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A standardised biologging approach to infer parturition: An application in large herbivores across the hider‐follower continuum

Abstract : 1. The timing of birth has a predominant influence on both the reproductive success of the mother and the life-history trajectory of her offspring. Because early growth and survival are key drivers of population dynamics, there is an urgent need to understand how global change is affecting reproductive phenology and performance. However, identifying when and where birth occurs is often difficult in the wild due to the cryptic behaviour of females around parturition, although this information may also help managers to protect reproductive females and newborn against human disturbance. While several approaches to identify parturition based on movement metrics derived from GPS monitoring have previously been proposed, their performance has not been evaluated over a range of species with contrasted movement characteristics. 2. Here, we present a novel approach to detect parturition by combining data on animal movements, activity rate and habitat use. Using machine learning approaches, we evaluated the relative and combined performance of each category of metrics in predicting parturition for three large herbivores with contrasted life histories: a hider-type species, the roe deer Capreolus capreolus and two follower-type species, the Mediterranean mouflon Ovis gmelini musimon x Ovis sp. and the Alpine ibex Capra ibex. 3. We first showed that detection of parturition was much improved when birth-related modifications in the habitat use and activity rate of the mother were considered, rather than relying on movement metrics only. We then demonstrated that our approach was highly successful (76%-100% of events correctly identified) in detecting parturition in both follower and hider species. Furthermore, our approach generated estimates for peak birth date and the proportion of parturient females that were comparable with those based on direct observations at the population scale. Finally, our approach outperformed the most commonly employed methods in the literature which generally failed to identify non-reproductive females for the three studied species, and provided birth timing estimates that only poorly match the true parturition date. 4. We suggest that by combining sources of information, we have developed a standardised methodological approach for inferring parturition in the wild, not only for large herbivores but also for any species where parturition induces marked behavioural changes in the mother.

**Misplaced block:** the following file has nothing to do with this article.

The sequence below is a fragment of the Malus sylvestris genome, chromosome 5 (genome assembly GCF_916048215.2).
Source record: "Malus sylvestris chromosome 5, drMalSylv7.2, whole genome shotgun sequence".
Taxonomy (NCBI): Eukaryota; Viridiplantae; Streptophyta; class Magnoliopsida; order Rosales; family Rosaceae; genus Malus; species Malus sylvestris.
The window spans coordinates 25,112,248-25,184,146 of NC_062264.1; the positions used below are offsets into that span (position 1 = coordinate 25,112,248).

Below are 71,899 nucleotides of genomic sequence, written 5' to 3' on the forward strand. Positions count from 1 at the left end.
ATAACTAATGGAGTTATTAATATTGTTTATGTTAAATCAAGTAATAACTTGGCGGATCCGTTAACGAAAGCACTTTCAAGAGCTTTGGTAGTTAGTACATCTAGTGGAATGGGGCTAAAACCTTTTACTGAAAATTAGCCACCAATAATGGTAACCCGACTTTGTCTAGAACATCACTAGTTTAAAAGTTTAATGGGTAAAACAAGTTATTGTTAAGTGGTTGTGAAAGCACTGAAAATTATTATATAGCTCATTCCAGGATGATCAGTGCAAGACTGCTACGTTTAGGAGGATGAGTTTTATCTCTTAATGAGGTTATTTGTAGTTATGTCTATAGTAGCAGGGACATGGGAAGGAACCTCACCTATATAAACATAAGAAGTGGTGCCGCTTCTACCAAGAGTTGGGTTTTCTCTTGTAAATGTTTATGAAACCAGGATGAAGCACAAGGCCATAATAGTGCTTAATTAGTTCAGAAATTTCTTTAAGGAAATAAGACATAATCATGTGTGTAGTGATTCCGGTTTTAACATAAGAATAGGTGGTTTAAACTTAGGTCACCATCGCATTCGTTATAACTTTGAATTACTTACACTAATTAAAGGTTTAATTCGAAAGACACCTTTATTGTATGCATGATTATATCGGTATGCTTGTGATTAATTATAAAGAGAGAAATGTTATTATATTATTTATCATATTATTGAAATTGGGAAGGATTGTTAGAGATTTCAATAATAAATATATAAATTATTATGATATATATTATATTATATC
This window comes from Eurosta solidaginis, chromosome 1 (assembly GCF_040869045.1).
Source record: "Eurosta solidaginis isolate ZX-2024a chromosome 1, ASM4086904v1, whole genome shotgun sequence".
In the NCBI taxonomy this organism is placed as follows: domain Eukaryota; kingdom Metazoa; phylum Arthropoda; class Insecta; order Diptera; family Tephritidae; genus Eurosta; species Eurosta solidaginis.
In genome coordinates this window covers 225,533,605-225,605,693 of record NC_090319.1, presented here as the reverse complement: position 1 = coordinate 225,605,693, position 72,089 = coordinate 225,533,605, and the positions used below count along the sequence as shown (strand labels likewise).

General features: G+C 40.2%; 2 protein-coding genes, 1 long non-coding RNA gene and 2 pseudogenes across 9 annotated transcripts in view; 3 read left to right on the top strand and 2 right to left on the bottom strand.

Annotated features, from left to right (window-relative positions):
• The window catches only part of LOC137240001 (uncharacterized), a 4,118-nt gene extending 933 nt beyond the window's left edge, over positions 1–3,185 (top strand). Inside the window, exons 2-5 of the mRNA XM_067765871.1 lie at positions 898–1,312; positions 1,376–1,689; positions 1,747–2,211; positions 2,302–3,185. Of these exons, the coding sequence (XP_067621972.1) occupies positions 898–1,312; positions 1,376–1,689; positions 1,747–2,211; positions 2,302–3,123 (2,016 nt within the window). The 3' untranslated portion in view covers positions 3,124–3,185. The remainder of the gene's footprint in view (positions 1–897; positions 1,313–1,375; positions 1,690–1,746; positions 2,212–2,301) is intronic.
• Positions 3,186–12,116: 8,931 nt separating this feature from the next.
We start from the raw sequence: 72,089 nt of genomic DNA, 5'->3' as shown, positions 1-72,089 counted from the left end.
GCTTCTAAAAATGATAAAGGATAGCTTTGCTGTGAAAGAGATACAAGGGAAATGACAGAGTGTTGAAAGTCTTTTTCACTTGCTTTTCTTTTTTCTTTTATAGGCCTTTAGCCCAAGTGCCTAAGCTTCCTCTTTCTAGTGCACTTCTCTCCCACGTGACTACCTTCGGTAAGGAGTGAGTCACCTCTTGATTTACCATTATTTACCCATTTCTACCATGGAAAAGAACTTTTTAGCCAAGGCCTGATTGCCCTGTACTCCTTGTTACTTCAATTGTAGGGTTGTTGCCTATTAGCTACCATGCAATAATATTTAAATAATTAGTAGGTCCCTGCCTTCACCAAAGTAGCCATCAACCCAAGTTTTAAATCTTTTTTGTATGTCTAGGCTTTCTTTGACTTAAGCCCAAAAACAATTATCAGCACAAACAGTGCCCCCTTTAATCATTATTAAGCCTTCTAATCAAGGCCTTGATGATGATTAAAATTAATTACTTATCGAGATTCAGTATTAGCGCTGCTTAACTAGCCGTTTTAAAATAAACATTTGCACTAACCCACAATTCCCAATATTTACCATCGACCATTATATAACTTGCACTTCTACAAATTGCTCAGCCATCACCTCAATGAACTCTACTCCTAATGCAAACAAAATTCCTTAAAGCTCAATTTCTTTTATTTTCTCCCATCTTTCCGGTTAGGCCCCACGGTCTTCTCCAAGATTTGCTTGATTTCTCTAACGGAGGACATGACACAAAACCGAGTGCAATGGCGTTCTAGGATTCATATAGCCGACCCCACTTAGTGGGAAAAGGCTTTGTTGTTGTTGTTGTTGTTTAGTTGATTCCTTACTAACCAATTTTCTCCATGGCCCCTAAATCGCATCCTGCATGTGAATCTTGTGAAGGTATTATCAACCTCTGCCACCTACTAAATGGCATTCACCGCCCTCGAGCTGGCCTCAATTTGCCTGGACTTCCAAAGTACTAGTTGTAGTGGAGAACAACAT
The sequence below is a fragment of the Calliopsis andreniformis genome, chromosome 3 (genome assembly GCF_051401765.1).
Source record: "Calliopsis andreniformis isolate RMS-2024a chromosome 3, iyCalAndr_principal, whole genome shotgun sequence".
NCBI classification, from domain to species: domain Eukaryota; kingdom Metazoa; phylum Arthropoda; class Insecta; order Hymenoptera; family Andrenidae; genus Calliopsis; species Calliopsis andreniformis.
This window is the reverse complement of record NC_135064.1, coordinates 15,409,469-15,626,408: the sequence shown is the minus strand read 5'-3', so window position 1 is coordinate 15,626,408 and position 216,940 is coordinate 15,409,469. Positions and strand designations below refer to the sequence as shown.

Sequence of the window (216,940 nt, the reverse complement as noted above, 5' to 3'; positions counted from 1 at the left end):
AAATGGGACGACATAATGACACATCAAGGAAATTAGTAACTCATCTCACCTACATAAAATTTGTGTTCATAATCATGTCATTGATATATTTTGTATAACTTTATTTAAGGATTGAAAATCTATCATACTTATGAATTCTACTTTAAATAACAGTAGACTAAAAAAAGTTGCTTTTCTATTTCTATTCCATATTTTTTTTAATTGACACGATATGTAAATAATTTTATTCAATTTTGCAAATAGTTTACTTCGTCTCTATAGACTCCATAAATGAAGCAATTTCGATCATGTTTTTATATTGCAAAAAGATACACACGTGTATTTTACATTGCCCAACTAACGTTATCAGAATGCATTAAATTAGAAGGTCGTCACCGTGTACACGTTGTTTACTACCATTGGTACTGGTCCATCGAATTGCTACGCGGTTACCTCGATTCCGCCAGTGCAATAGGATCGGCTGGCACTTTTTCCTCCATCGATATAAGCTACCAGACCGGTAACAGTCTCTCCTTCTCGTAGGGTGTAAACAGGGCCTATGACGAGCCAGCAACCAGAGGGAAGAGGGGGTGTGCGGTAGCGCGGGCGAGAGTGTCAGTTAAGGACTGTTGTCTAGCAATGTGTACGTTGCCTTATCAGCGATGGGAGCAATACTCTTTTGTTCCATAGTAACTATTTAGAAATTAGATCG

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https://hal.inrae.fr/hal-03199335
Contributor : Nathalie Seguin <>
Submitted on : Thursday, April 15, 2021 - 3:22:16 PM
Last modification on : Wednesday, May 12, 2021 - 8:13:28 AM

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Pascal Marchand, Mathieu Garel, Nicolas Morellet, Laura Benoit, Yannick Chaval, et al.. A standardised biologging approach to infer parturition: An application in large herbivores across the hider‐follower continuum. Methods in Ecology and Evolution, Wiley, 2021, ⟨10.1111/2041-210X.13584⟩. ⟨hal-03199335⟩

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